- The Washington Times
Thursday, May 26, 2022

The Supreme Court is mired in distrust: Justice Clarence Thomas acknowledged as much in a recent public appearance, comparing this month’s leak of a draft opinion to infidelity.

The draft indicated that the court would overturn Roe v. Wade.

Court watchers say one way to begin to repair the court’s collegiality and rebuild trust is to quickly identify and punish the leaker, but word about the progress after weeks of investigation has not been forthcoming from the usually Sphinx-like institution.

“It’s surprising how long it has taken to identify the leaker. I think most people agree … that the delay is bad for the court because it can give the impression that this kind of betrayal has no consequences, which could encourage more leaks,” said Carrie Severino, president of the Judicial Crisis Network and a former clerk to Justice Thomas.

It has been nearly three weeks since Chief Justice John G. Roberts Jr. directed Gail Curley, the high court’s marshal, to identify the person who leaked the draft opinion to Politico. Marshal Curley, a former Army lawyer and colonel who oversees the court grounds and security, has been in the job less than a year.

She is said to have the right temperament for the task. The Associated Press described her as “smart, private, apolitical and unlikely to be intimidated.”

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“I’m confident that if the truth can be found out here, she’ll find it out and present it in an unbiased manner,” said retired Army Brig. Gen. Patrick Huston, who was her direct supervisor at the Pentagon.

Justice Thomas has suggested that the unprecedented leak has caused irreversible damage.

“I wonder how long we are going to have these institutions at the rate we are undermining them,” he told an audience in Dallas about 10 days after the draft opinion was reported. “You begin to look over your shoulder.”

Court watchers say the institution must recover because the justices are bound together for decades.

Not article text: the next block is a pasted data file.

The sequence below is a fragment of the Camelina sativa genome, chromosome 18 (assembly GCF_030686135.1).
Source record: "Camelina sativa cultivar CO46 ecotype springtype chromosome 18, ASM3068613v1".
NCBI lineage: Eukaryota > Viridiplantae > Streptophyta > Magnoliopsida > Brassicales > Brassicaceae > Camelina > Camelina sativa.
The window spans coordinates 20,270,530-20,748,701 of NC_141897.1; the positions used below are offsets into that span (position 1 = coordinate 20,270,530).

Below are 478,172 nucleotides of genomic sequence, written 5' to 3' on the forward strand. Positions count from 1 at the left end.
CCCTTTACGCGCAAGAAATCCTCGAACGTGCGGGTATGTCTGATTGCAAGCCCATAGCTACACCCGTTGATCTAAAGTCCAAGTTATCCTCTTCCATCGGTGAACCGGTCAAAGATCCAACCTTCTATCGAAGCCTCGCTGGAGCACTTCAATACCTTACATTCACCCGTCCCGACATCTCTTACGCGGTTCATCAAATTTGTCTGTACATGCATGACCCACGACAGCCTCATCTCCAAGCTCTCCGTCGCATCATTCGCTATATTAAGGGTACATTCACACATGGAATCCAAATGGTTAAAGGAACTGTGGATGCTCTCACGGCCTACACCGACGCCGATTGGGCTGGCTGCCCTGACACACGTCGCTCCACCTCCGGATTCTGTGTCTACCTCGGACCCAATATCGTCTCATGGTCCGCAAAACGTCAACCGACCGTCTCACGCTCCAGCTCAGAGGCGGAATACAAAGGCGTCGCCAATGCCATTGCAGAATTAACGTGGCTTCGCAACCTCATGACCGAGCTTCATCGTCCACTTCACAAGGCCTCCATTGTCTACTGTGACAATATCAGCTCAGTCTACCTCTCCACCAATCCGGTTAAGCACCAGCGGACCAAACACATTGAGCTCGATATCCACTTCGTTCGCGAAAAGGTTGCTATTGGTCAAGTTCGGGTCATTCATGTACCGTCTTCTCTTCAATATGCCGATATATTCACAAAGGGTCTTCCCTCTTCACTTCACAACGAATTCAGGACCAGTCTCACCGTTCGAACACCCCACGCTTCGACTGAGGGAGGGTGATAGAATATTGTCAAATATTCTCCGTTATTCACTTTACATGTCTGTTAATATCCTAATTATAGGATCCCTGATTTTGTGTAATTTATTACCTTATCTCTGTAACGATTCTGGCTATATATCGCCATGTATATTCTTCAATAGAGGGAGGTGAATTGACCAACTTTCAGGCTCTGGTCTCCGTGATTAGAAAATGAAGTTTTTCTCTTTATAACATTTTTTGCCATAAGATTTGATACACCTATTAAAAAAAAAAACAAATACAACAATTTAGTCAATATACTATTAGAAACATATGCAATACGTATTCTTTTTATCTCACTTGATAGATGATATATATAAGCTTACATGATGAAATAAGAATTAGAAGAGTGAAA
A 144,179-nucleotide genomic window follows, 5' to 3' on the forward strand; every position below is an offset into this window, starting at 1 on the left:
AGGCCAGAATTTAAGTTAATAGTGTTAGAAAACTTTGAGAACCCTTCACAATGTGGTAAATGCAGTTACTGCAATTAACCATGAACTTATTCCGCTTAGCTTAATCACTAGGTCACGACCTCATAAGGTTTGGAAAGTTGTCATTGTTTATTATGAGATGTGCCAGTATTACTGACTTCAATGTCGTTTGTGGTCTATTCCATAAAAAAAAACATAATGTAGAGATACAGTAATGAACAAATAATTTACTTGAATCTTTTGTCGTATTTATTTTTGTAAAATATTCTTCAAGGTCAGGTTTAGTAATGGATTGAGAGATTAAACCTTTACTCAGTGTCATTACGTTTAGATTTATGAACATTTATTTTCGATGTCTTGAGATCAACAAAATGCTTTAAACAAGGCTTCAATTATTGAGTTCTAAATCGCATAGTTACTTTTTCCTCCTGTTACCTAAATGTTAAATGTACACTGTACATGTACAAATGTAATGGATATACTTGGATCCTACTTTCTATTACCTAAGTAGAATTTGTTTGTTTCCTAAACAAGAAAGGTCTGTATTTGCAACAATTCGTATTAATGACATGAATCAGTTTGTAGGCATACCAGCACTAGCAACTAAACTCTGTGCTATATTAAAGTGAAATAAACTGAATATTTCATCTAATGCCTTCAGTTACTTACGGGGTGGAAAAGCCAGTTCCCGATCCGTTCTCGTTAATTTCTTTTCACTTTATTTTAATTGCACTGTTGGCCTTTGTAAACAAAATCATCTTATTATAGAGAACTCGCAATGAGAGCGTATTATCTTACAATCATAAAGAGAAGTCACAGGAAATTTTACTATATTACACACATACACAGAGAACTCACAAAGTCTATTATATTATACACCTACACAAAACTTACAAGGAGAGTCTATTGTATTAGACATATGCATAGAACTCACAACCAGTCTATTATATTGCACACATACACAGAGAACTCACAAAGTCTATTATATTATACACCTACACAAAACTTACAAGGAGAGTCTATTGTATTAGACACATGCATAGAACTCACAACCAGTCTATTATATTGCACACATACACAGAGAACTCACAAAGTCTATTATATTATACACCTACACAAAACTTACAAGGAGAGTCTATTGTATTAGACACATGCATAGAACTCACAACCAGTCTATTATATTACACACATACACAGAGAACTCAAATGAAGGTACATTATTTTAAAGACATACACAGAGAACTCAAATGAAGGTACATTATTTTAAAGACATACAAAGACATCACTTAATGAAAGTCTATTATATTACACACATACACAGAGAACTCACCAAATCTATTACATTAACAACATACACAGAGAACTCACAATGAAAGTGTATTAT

“The Supreme Court is a family. A rogue clerk, likely, attempted to destroy this for their own political ends. But they will get through this. They have to. The justices are stuck together for life,” said Mike Davis, president of The Article III Project and a former clerk to Justice Neil M. Gorsuch.

Mr. Davis said the marshal could interview the court’s law clerks — about 36 of them — and subpoena their phone records and emails.

“Start with the law clerks and see what they admit,” he said. “They have to get to the bottom of this.”

It’s unclear where the marshal is in the process. A request for comment from the high court went unanswered.

Jonathan Turley, a law professor at George Washington University, said he was “astonished” that the chief justice did not involve the FBI in the investigation.

“The court is just blocks away from the world’s leading computer and forensic investigation organization, but he has called on the court’s marshal to handle the matter. Assuming that this is a relatively bright individual, it is not difficult to conceal one’s tracks on such a leak. It will require considerable expertise and inquiry to pick up this trail,” he said.

Mr. Turley said the justices had “shown sharper elbows on the court” during oral arguments.

“The leak did constitute a certain loss of innocence on the court, which has relied on its strong institutional and ethical tradition to protect it against such misconduct. It is inevitable that such disgraceful conduct will undermine the trust on the court. However, politicians rather than justices continue to ratchet up the anger around the court,” he said.

Former Justice Department official John Yoo, now a law professor at the University of California at Berkeley, said he wasn’t surprised that the leaker has not been identified.

“I have seen leaks in the U.S. government that have involved highly classified national security information, held by smaller numbers of people, where investigations could not identify the leaker. These kinds of investigations could take months and might even not conclude until the current crop of clerks have left the court,” Mr. Yoo said.

Court watchers were aghast when news broke May 2 that the high court was poised to overturn the decades-old precedent on abortion. It was the first time a full draft opinion had been leaked in the Supreme Court’s 233-year history.

In the draft opinion published by Politico, Justice Samuel A. Alito Jr. said abortion should return to the state legislatures.

“The Constitution makes no reference to abortion,” he wrote. “Roe was egregiously wrong from the start.”

“It’s time to heed the Constitution and return the issue of abortion to the people’s elected representatives,” reads the opinion, which was dated in February.

An official ruling in the case is expected by the end of June.

Chief Justice Roberts said the draft opinion was authentic but noted that it did not represent a final ruling.

The legal dispute at issue weighs a Mississippi ban on abortion at 15 weeks of gestation in the case of Dobbs v. Jackson Women’s Health Organization. Mississippi officials argue that Roe should be overturned because it’s outdated.

• This article is based in part on wire service reports.

• Alex Swoyer can be reached at aswoyer@washingtontimes.com.

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